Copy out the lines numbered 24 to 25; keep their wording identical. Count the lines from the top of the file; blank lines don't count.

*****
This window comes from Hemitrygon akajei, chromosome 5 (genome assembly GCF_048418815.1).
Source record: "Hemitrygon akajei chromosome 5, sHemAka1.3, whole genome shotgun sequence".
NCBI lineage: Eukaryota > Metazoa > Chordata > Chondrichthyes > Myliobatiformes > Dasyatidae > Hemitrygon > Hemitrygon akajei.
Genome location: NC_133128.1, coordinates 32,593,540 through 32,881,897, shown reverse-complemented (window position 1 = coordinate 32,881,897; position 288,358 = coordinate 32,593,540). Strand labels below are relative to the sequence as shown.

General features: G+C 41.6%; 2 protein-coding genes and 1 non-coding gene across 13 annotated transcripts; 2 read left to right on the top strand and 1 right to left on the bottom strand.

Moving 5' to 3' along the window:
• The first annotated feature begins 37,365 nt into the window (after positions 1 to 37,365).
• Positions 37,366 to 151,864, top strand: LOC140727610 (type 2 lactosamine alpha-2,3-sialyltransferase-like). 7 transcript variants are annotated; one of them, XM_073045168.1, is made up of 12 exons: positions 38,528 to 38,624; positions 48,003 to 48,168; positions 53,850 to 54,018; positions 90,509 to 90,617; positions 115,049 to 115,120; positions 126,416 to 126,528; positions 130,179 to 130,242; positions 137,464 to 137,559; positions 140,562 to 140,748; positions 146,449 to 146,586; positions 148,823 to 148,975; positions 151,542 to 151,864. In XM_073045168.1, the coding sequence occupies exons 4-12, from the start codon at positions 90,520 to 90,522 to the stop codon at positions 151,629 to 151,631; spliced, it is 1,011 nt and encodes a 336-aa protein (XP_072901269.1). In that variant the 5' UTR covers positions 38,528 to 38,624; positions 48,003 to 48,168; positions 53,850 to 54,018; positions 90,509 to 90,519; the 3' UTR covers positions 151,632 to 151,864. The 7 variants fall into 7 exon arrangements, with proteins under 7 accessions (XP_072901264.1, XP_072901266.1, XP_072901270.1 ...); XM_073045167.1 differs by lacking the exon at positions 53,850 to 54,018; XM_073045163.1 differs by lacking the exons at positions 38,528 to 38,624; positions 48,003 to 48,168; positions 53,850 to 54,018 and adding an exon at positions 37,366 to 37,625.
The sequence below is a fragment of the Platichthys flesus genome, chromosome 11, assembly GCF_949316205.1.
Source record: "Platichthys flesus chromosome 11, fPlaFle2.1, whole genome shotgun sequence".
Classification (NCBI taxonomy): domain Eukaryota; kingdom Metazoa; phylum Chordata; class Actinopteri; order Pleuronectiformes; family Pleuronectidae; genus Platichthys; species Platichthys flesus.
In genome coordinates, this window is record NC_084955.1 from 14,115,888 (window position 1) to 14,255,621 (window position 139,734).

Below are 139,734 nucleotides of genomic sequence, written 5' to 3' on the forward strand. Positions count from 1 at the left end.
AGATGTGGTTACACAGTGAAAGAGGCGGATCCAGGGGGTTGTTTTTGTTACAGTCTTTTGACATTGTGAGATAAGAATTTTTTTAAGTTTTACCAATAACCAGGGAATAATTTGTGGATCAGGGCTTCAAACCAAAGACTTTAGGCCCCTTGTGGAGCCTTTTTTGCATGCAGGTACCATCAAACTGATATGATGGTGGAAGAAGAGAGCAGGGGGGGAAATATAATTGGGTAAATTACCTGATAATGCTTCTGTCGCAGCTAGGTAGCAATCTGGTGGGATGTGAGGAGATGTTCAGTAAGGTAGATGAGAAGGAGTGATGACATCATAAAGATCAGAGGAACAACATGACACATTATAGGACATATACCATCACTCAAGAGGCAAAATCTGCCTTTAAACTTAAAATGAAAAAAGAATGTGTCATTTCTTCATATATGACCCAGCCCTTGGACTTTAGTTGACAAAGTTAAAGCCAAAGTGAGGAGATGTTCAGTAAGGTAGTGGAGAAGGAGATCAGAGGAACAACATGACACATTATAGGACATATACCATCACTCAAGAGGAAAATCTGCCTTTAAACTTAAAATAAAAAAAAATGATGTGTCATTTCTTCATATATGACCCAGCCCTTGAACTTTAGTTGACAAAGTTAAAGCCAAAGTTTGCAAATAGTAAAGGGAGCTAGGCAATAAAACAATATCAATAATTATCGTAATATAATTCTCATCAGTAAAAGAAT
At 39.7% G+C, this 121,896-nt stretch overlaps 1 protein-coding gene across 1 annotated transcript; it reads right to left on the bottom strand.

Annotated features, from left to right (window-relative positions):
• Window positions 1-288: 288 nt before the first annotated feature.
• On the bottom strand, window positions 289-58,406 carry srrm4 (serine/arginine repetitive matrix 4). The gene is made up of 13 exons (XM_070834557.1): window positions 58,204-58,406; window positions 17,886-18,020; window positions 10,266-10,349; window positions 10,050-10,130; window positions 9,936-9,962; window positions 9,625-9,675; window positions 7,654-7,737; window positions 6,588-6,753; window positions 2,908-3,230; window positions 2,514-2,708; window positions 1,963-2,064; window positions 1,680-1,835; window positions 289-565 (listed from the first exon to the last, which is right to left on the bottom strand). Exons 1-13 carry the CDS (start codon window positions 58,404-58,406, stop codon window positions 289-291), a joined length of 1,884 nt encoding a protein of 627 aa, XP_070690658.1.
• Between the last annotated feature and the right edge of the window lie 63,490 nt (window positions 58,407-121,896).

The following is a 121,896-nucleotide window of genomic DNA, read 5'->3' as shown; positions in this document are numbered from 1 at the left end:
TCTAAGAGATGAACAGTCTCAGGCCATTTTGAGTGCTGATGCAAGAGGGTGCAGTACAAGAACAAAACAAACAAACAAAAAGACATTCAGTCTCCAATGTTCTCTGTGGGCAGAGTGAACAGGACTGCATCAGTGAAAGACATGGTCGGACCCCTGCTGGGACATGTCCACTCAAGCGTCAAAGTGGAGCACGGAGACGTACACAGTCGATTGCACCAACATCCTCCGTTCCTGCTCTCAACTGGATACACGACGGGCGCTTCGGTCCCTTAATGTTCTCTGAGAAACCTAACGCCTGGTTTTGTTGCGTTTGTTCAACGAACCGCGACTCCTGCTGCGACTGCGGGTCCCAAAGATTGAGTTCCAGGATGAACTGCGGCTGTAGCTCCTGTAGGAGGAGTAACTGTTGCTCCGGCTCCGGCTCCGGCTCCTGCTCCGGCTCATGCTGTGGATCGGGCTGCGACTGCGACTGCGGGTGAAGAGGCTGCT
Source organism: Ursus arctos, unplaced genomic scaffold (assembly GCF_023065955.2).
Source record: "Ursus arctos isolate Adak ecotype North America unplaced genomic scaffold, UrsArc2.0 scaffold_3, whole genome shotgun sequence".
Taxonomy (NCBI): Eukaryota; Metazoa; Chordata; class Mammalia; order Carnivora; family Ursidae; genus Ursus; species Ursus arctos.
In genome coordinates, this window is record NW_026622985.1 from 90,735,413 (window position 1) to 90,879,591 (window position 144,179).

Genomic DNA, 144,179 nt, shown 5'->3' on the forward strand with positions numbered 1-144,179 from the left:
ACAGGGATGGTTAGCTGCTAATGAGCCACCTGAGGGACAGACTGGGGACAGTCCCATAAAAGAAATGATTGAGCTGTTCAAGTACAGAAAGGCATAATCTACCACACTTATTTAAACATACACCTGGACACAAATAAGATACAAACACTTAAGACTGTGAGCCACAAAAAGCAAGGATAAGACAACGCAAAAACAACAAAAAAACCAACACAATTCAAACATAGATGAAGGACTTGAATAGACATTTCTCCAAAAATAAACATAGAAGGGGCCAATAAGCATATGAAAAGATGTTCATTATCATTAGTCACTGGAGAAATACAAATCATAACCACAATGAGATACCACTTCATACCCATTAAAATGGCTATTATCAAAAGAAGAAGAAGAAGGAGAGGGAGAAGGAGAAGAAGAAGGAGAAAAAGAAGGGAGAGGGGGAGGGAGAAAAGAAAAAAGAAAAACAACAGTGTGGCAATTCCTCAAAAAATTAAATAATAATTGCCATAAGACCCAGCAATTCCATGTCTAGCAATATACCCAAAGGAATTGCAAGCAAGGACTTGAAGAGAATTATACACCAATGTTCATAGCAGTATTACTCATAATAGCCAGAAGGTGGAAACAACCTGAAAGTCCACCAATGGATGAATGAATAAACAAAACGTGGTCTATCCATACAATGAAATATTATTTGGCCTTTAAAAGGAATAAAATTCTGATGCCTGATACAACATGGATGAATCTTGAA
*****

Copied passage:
Taxonomy (NCBI): Eukaryota; Metazoa; Chordata; class Mammalia; order Carnivora; family Ursidae; genus Ursus; species Ursus arctos.
In genome coordinates, this window is record NW_026622985.1 from 90,735,413 (window position 1) to 90,879,591 (window position 144,179).